Last week in The THES.. Graham Zellick urged the government not to ask people about their religion in the next census
Peter Harvey. Professor of Buddhist studies, University of Sunderland
Graham Zellick argues that the next census should not ask about a person's religion, as to do so would be an invasion of a person's human rights, particularly when refusing to answer a census question is a criminal act.
But as it will equally be a criminal act to refuse to answer any other census question, and the form will presumably have options such as "agnostic", I cannot see that there is a real problem.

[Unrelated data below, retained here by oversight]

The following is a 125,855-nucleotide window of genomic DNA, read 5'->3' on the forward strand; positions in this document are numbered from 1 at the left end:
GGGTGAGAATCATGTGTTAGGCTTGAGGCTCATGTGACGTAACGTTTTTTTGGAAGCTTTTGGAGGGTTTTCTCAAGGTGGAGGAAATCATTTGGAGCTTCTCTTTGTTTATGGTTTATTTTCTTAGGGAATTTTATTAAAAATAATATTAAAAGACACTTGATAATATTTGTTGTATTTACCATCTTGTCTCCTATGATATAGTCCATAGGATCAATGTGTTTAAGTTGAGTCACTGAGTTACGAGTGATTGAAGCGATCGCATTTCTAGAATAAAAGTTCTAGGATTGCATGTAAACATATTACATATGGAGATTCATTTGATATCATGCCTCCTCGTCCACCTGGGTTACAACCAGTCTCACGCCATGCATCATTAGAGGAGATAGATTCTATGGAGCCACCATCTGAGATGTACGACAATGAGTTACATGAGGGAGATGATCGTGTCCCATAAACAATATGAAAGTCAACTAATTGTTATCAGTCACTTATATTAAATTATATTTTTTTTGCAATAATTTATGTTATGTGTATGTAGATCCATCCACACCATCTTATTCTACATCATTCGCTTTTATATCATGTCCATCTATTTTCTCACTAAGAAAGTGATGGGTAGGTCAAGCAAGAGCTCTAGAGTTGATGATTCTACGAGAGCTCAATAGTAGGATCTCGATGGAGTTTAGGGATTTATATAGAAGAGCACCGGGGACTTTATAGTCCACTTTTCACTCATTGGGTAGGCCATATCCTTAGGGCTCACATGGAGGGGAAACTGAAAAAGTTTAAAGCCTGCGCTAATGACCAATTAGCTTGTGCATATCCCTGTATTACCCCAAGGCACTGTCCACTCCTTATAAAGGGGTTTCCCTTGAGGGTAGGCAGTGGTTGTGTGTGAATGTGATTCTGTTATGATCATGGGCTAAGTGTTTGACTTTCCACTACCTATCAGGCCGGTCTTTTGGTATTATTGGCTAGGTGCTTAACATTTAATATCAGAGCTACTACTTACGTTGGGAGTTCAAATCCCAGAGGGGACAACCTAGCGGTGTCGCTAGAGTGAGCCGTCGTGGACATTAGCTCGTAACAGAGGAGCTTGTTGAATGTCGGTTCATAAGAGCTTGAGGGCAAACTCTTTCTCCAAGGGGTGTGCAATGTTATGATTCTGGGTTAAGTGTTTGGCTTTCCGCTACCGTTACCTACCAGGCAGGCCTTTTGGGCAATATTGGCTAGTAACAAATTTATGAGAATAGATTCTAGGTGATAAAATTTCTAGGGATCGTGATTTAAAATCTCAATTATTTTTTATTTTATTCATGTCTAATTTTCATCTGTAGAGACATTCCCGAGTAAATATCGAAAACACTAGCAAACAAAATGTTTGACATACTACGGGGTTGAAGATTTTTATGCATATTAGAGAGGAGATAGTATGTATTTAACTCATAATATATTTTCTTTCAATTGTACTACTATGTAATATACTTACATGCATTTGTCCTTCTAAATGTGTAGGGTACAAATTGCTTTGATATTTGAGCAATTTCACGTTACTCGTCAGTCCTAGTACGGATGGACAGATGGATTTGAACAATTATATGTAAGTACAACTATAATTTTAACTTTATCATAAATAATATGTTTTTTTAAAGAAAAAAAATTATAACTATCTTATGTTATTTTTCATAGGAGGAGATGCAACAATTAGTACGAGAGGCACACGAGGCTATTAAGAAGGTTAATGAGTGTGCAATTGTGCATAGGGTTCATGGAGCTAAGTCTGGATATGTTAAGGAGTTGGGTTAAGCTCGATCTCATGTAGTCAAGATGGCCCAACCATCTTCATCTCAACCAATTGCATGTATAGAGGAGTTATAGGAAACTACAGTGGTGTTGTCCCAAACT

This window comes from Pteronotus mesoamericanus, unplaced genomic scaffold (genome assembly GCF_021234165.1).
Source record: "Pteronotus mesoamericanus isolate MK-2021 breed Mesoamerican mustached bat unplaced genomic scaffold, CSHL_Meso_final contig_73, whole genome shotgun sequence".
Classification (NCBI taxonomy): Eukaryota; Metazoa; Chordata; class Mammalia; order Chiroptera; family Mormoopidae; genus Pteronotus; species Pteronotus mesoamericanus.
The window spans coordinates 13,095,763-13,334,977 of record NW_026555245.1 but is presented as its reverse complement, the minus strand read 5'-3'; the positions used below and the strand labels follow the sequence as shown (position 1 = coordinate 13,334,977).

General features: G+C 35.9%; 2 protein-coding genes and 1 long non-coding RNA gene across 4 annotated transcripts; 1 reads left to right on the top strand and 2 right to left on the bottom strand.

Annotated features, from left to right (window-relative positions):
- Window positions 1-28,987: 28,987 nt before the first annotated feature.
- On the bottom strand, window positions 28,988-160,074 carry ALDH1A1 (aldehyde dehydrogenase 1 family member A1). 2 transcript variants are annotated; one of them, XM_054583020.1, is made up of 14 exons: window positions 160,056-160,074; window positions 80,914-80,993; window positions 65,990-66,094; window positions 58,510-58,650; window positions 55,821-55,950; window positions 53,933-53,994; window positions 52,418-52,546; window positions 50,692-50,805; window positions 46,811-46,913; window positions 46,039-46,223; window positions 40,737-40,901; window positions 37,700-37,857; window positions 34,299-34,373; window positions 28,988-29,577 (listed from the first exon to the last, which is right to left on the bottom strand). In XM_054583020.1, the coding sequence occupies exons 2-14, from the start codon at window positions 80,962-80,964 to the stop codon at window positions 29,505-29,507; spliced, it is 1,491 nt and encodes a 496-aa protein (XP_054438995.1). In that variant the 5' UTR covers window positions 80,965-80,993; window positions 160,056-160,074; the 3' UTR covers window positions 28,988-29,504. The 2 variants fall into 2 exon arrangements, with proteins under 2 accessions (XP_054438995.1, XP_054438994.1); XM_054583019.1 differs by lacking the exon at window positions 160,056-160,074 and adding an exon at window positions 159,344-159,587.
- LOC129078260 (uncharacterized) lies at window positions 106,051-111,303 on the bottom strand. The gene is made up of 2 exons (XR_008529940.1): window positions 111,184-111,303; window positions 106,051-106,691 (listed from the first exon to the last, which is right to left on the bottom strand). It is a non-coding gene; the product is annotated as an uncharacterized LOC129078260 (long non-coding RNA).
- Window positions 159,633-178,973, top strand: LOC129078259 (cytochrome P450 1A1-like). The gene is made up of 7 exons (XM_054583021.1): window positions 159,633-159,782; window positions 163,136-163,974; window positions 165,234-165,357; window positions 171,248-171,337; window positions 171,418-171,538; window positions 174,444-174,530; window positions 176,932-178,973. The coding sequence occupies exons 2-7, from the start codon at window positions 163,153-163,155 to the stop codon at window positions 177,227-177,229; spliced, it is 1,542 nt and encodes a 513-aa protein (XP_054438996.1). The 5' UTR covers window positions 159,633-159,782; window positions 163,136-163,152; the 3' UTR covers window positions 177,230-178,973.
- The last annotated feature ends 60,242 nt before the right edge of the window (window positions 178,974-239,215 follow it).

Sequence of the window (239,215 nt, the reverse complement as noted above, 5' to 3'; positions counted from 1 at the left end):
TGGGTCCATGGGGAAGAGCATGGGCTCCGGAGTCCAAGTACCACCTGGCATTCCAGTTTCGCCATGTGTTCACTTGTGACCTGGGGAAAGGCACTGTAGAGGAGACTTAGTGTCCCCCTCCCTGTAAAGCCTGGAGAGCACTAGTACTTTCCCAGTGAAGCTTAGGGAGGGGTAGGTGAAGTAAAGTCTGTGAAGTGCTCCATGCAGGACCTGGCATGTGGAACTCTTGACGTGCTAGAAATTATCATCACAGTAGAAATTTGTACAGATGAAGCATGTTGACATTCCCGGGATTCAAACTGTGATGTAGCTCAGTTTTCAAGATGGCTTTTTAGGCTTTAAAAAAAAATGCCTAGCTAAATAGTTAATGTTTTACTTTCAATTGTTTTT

Estimates of the number of Buddhists and Muslims in the UK vary widely, so it would be useful to have some relatively hard information on the matter. This should include details on what tradition of a religion a person follows, in the case of all religions, not just Christianity.
..and Sheila Rowbotham argued that public intellectuals are a dying breed
Hilda Kean. Tutor in history. Ruskin College, Oxford
In bemoaning the lack of engagement of social historians with the wider world Sheila Rowbotham ignores work on family history, collecting and heritage.
At Ruskin we are continuing the work pioneered by Raphael Samuel. Our public history discussion group engages those interested in making history now and our MA in popular memory and public history is tapping into such enthusiasm.